Need more info? See how it all works here. The main reason why most people get a remote is so they can shoot self-portraits. You can stand a few feet away from the camera and trigger the shutter from afar with a remote. Apart from self-portraits, remotes are also helpful in a variety of technical photography. Photographers use them all the time to create long-exposure images or time-lapses.
When doing long-exposure photography, touching your camera could introduce a camera shake. Even minute movements caused by pressing the shutter could produce blurry images. Using a remote shutter release allows you to avoid camera shake. The two main types of remotes are wired and wireless. The former sends signals to your device through a wired connection.
The latter allows you to take photos either by radio or infrared signals. For modern cameras, you also now have the option to use Wi-fi or Bluetooth versions. They can be cumbersome because they have cords, and you have to attach them physically to your camera.
As mentioned earlier, there are so many types of wireless camera remote controls. They vary from simple infrared triggers to more complicated Wi-Fi versions. The most common type of remote is the infrared trigger. Infrared remotes are the cheapest and most common wireless triggers.
This is the best camera remote to use if you need to trigger your camera from a long distance. And you also need to be in the line of sight with the camera sensor to activate the shutter. But a radio version lets you trigger the shutter several metres away without having to see the camera at all.
It typically comes with an external receiver you attach to your camera. Leaving your camera on its default settings will produce blurry results. Some remotes may need an external receiver like the one pictured here.
A lot of modern cameras now come with Bluetooth or Wifi capabilities. That means you can now activate them using your smart device. It allows you to trigger the shutter wirelessly and change various settings on your camera.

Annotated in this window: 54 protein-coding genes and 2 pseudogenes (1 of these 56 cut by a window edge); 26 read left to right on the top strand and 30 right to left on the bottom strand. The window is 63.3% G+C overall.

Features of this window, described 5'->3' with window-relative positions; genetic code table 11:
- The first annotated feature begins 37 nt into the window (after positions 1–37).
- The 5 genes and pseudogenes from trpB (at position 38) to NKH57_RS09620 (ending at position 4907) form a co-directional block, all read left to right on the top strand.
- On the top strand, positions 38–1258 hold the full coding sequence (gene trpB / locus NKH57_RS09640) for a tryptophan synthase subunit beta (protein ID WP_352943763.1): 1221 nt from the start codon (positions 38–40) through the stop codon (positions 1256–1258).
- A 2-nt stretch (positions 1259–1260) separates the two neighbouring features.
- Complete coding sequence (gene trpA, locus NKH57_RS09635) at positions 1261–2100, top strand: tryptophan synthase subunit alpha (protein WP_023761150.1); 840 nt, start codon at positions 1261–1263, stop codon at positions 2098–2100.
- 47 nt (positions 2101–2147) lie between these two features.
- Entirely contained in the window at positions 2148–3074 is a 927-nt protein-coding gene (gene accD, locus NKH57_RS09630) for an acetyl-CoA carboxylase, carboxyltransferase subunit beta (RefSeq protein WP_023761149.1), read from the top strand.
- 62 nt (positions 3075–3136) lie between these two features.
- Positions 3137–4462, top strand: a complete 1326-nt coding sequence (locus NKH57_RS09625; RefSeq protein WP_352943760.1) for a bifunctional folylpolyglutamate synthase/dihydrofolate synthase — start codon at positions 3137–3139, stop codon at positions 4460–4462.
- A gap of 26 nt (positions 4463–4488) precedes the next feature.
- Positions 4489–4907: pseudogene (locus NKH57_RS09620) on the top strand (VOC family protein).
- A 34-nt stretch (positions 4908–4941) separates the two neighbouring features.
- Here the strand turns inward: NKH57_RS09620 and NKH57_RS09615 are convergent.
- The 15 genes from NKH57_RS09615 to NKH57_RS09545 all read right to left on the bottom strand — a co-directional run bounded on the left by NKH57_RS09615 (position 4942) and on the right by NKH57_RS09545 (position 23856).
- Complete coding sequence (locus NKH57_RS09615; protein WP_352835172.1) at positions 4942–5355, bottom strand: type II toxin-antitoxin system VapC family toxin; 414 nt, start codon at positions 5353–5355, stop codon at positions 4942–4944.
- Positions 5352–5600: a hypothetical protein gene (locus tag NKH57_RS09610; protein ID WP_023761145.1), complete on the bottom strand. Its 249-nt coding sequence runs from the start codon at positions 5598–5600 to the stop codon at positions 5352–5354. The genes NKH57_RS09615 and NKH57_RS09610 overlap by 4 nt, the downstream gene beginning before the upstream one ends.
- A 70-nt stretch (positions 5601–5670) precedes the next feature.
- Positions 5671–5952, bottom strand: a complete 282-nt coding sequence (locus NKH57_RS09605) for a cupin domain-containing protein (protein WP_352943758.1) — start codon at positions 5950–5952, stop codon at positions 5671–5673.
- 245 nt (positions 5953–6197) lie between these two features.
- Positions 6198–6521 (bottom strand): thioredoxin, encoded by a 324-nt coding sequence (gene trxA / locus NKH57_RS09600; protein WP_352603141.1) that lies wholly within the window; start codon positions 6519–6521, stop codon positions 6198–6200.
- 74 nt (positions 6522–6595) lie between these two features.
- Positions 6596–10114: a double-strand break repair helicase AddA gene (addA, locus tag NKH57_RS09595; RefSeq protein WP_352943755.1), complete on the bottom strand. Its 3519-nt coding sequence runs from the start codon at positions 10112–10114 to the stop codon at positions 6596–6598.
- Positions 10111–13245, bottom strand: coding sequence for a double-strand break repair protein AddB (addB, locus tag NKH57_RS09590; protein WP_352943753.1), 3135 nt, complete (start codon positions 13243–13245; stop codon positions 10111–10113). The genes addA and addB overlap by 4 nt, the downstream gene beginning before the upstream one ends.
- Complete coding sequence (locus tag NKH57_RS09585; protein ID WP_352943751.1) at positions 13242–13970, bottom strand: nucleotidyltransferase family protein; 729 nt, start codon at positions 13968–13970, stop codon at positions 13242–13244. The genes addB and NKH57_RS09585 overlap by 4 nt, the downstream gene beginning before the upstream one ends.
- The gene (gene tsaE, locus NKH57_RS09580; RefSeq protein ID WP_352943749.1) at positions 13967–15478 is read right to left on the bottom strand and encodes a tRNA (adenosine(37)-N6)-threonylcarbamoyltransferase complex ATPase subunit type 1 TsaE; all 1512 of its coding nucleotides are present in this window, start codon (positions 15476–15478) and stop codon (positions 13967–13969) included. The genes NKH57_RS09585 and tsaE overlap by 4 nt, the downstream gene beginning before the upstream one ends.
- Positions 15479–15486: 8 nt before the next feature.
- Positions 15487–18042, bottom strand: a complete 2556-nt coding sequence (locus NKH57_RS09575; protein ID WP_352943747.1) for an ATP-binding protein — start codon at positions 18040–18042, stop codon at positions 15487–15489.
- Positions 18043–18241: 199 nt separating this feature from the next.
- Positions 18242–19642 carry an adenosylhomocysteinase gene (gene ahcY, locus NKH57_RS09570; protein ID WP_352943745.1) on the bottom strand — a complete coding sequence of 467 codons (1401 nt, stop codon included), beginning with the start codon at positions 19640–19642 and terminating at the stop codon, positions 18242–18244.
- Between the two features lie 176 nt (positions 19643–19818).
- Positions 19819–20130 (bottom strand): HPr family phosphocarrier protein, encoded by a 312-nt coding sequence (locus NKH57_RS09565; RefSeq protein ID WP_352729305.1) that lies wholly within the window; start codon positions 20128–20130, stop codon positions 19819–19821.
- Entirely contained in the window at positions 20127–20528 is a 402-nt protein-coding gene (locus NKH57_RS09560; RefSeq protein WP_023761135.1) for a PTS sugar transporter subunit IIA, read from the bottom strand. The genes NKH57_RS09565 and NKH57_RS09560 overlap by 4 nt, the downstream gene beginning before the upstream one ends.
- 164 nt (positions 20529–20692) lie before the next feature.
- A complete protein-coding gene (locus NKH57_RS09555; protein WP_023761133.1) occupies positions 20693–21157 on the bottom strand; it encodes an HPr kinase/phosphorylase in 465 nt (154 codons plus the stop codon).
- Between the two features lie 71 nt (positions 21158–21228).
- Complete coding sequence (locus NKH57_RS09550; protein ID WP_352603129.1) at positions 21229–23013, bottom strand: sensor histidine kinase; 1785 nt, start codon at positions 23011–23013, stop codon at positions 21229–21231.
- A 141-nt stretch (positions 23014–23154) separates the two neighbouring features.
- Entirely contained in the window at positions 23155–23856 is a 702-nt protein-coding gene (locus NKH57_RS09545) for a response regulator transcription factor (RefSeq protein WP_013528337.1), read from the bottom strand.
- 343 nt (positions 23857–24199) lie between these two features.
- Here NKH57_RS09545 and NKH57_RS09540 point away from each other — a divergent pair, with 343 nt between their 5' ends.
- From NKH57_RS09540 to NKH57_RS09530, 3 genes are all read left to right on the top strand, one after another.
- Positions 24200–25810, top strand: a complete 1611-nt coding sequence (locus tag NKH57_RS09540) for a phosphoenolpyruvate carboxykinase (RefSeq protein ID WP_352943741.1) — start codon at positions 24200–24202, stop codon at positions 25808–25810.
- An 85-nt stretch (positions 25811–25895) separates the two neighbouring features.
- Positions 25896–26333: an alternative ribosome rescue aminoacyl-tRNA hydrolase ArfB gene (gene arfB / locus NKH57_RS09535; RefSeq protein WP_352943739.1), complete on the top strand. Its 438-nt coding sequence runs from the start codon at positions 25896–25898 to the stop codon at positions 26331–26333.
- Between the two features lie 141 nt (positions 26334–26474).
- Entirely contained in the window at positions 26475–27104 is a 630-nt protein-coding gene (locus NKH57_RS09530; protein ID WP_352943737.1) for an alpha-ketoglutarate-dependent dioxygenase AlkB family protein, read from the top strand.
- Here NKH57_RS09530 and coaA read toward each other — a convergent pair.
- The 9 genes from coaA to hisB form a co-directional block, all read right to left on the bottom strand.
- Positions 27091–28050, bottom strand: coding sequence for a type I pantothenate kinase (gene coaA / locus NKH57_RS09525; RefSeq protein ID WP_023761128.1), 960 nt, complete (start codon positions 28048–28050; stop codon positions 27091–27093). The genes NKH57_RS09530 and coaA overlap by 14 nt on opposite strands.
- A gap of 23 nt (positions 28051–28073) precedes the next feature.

Bluetooth remote for Sony cameras. Of course, there are also special camera remote controls with intervalometers. These devices have timers that trigger the camera at certain time intervals, perfect for time-lapse photos. Intervalometer for Sony cameras. It has a simple plastic body with a large button in the middle. If you want a hassle-free remote control for your camera, then the RC-6 is for you.
It has a minimalistic design with a single button you press to activate your camera. But despite its simple design, it lets you take photos with a delay, which is perfect for selfies. It also has a single-button setup but is a bit narrower than its Canon counterpart. Apart from the design, it also boasts a delay and is bulb mode compatible. This wired remote is compatible with the Lumix S Series cameras. Even though you have to tether it to your device, its slim outline makes it easy to carry around.
It comes with an extension cord in case you need to trigger your shutter from a longer distance. As with the RSE3 the build quality of the unit is impressive, and the two-stage operating button has a precise feel to it, complete with locking mechanism for bulb exposures and continuous shooting once the relevant drive mode has been selected.
Despite being a wired rather than wireless controller, the TCN3 still requires a single CR battery to power its LCD display and all-round cleverness. It also works as a straightforward remote control, with the same basic functions as Canon's RSN3 camera remote, even with no battery fitted. However, it uses an infrared beam, so you need uninterrupted line of sight between the controller and the IR receiver in the camera.
The maximum range is 5m. Nikon has never fitted IR receivers to any of its professional cameras, denying pro users access to this cheap, quick and easy remote. The tiny ML-L3 measures a mere 60 x 28 x 7mm and weighs just 10g.
Even so, Bulb exposures are easy, requiring one press to open the shutter, and a subsequent press to close it again. One major advantage of the MC-DC1 over the ML-L3 infrared remote is that it features a two-stage trigger button, which replicates the shutter button on the camera.
Nikon has designed this remote controller to match its highest-performing cameras like the D5. As such, it boasts fully pro build quality, but is only compatible with pro Nikon DSLR cameras that have pin connectors. The controller unit feels rugged and robust, and the 80cm connection cable is heavy-duty.